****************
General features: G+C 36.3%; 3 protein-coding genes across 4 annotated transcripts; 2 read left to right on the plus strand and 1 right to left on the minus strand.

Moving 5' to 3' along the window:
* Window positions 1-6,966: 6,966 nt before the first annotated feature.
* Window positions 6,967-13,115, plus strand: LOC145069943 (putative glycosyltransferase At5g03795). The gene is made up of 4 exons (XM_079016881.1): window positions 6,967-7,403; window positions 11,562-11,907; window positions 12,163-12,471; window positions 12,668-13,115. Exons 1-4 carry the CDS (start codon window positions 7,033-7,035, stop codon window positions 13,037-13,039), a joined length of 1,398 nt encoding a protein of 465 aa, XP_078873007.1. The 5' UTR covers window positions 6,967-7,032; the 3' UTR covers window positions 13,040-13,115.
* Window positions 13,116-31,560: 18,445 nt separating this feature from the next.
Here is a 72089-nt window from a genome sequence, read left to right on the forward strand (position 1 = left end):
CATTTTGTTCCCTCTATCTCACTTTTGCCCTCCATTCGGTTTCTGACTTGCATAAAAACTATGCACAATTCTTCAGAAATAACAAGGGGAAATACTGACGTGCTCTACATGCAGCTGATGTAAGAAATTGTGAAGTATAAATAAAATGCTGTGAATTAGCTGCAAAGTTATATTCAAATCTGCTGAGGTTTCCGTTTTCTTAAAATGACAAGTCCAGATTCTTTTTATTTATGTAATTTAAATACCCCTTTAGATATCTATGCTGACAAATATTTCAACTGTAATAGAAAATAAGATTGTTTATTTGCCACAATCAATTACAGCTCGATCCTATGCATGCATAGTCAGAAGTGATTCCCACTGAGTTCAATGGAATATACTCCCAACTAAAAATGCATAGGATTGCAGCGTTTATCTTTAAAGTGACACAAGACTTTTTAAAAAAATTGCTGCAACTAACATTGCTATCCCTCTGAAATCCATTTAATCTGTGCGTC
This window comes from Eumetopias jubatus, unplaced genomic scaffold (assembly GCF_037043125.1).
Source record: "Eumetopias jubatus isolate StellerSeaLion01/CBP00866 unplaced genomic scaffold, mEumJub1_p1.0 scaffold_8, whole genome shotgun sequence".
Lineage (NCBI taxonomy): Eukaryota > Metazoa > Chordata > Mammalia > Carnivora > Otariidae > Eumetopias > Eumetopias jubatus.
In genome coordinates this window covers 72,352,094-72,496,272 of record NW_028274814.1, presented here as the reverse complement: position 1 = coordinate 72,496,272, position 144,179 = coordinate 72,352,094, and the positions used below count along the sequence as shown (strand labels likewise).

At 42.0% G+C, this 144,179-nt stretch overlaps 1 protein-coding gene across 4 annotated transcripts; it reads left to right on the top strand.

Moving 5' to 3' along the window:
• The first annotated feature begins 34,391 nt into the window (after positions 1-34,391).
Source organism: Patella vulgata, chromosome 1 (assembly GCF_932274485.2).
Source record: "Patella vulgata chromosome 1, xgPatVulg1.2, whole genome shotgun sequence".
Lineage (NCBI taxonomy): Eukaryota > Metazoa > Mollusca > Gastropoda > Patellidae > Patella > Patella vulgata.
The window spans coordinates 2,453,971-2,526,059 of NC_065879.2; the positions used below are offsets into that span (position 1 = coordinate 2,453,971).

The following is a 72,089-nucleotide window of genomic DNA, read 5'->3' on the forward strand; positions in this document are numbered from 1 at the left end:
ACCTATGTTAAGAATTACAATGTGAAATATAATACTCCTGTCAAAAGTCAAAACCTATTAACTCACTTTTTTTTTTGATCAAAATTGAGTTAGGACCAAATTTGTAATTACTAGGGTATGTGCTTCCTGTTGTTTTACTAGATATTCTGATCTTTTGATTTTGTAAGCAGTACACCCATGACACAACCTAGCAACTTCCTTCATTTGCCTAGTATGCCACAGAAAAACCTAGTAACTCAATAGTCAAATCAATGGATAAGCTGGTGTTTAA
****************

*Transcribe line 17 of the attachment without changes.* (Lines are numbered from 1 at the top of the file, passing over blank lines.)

Lineage (NCBI taxonomy): Eukaryota > Metazoa > Mollusca > Gastropoda > Patellidae > Patella > Patella vulgata.